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A New Weapon In the Zika Virus Fight

Posted February 18, 2016 7:00 AM by cheme_wordsmithy

You may have heard about the Zika virus in the news. It's the latest in a long line of mosquito-born illnesses that seems to be spreading in epidemic proportions across many countries in the Americas. While there are few immediate complications, health experts believe that Zika is responsible for microcephaly in babies of infected mothers. Microcephaly (abnormal smallness of the head) is a serious birth defect, and pregnant women are being urged not to travel to countries with known outbreaks.

The culprit is the Aedes aegypti mosquito, which has made its home in parts of Africa, Asia, the South Pacific, Australia, and the Americas. This mosquito has been responsible for the spread of yellow fever, dengue fever, and other dangerous viruses that have infected and killed thousands of people. And while efforts to reduce mosquito populations have been ongoing for many years, the emergence of the Zika virus has brought a renewed urgency to the fight.

Perhaps the most promising weapon against mosquitoes is the recent development of "gene drive" technology. A gene drive differs from an ordinary gene in an organism's DNA because its trait is passed to all of its offspring (rather than just 50%). A gene drive could thus be used to pass destructive genes to the Aedes aegypti mosquito, such as those that destroy female mosquito chromosomes, prevent female mosquitoes from flying, or cause a mosquito to be born male. By releasing genetically altered mosquitoes into the wild, female populations of the target species would be reduced with each generation, until the population is eradicated. Gene technology has already been used to help control the spread of malaria, however the approach is complicated by the fact that there are a number of diverse species that carry this disease. With dengue and Zika, the Aedes aegypti species is primary carrier.

One of the biggest advantages of the gene-drive-based approach is that it is species-specific. Traditional methods of control (insecticides and removing breeding sites) attack all mosquitoes, meaning the entire ecosystem is effected. Gene-drive technology would attack the Aedes aegypti while not affecting other (less harmful) mosquito species, potentially causing less damage to the environment and the surrounding ecosystem.

There are still concerns to this new approach, however. Most notably is whether the eradication of the Aedes aegypti could have any unintended consequences, like for example leaving room for some new or potentially more harmful species to emerge. And there have been looming fears about the broader impact of gene-editing technology and the possibility of its accidental or intentional misuse. But whether these fears will delay or prevent its use against the Zike mosquito remains to be seen.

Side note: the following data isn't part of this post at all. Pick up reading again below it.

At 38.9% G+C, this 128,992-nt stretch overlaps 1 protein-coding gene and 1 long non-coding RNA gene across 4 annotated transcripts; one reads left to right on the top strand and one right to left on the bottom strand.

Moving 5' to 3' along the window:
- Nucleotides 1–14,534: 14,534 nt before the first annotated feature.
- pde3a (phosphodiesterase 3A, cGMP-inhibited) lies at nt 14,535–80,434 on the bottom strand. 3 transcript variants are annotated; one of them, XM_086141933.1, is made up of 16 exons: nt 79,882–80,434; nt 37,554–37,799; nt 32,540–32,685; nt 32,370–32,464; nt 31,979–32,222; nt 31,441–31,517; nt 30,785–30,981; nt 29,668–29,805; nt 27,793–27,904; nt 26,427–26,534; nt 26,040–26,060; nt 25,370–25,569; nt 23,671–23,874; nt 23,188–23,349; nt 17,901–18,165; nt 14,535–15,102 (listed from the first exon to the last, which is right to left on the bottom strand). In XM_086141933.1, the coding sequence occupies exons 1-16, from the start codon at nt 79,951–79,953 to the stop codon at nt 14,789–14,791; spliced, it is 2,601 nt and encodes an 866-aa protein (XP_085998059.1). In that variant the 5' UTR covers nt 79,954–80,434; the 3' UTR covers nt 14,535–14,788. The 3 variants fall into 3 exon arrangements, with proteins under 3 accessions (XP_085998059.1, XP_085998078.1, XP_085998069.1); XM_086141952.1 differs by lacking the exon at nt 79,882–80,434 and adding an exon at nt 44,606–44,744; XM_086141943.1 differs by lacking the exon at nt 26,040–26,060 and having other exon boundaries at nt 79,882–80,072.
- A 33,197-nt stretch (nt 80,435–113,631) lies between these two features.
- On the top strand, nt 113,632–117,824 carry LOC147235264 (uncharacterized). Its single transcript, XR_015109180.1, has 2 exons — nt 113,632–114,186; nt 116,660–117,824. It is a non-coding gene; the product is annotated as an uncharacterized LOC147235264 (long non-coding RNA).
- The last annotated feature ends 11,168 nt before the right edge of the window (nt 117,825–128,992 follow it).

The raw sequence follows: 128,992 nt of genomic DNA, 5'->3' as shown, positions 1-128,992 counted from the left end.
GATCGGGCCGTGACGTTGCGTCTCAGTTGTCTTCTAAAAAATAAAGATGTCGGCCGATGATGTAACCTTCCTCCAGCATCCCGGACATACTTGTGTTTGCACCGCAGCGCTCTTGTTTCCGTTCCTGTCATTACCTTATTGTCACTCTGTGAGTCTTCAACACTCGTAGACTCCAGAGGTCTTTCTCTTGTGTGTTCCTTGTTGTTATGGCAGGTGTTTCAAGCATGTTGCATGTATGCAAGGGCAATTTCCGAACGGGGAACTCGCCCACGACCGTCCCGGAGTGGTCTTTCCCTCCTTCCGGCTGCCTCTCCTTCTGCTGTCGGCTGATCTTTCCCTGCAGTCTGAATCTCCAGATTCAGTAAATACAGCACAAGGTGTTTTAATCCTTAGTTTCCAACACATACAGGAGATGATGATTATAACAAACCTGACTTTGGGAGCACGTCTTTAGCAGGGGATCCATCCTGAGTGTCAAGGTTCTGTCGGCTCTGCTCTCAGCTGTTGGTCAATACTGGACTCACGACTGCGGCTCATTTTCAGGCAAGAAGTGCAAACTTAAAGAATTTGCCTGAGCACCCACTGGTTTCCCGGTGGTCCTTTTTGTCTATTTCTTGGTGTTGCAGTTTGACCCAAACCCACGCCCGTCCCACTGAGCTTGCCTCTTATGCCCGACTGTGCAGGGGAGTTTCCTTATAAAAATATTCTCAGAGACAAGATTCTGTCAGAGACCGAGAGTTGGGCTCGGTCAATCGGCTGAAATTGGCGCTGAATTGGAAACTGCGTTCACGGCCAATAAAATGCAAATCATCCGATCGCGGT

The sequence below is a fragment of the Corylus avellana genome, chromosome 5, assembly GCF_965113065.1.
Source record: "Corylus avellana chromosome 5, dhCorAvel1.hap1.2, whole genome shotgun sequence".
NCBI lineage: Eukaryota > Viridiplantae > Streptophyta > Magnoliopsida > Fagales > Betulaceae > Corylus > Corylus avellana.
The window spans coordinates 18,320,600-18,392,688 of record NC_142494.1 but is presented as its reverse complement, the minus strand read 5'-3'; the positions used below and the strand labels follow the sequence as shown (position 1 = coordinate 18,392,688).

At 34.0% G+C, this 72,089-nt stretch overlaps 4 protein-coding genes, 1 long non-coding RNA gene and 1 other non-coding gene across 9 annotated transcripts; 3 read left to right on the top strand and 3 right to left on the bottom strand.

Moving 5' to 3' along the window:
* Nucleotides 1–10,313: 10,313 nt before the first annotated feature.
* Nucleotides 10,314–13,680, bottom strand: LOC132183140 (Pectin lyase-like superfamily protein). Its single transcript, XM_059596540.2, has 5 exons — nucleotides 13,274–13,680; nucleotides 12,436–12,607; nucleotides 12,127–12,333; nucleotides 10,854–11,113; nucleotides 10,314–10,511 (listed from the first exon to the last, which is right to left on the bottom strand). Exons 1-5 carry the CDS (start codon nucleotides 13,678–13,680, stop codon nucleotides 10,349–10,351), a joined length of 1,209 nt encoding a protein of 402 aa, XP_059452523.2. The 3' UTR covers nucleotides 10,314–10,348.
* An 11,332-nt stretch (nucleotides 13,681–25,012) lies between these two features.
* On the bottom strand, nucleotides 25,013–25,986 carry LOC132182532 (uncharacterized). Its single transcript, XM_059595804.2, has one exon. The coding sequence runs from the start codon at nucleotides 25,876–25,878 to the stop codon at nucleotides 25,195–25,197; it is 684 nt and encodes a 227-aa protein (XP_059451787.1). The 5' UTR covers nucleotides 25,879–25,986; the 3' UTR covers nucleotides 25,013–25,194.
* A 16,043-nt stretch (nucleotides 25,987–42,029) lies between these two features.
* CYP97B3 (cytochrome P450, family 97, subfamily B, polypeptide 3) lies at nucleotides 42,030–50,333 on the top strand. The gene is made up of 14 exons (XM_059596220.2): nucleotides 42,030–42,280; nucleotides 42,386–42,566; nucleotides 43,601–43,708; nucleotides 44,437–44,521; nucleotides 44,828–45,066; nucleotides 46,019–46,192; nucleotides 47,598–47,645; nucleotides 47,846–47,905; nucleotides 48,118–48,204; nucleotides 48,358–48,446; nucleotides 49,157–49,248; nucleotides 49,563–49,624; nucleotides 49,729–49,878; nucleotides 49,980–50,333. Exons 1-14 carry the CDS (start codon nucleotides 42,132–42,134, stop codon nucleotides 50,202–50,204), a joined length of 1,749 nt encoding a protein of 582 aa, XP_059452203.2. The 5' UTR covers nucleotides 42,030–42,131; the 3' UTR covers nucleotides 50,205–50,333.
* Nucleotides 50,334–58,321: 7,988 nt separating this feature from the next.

Meanwhile, we will likely continue to see the spread and impact of Zika, and a vaccine against the virus looks to be at least a year away.

Source: MIT Technology Review

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#1

Re: A New Weapon In the Zika Virus Fight

02/18/2016 8:46 AM

DDT works pretty well. That ought to get things going.

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#6
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Re: A New Weapon In the Zika Virus Fight

02/19/2016 9:34 AM

DDT also does not break down fast enough in the environment, so it bio-accumulates. Spray the insects, and the insect eating birds get a larger dose from eating so many poisoned bugs, then the predators that eat those birds capitalize on the 'sick, weak' (poisoned) birds and get an even larger dose, etc. etc. until we end up with Bald Eagles back on the Endangered Species list due to DDT poisoning weakening the eggshells and causing the unborn chicks to be crushed by the nesting parents.

In case you haven't noticed, I kind of like having Bald Eagles around, and they were pushed dangerously close to extinction by DDT.

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#7
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Re: A New Weapon In the Zika Virus Fight

02/19/2016 10:14 AM

"Background

DDT (dichlorodiphenyltrichloroethane) was first synthesized in 1877,1 but it was not until 1940 that a Swiss chemist discovered that it could be sprayed on walls and would cause any insect to die within the next six months, without any apparent toxicity to humans.2 DDT's effectiveness, persistence, and low cost (only 17 cents per pound) resulted in its being used in antimalarial efforts worldwide. It was introduced into widespread use during World War II and became the single most important pesticide responsible for maintaining human health through the next two decades. The scientist who discovered the insecticidal properties of DDT, Dr. Paul Müller, was awarded the 1948 Nobel Prize in Physiology and Medicine.3

The Scare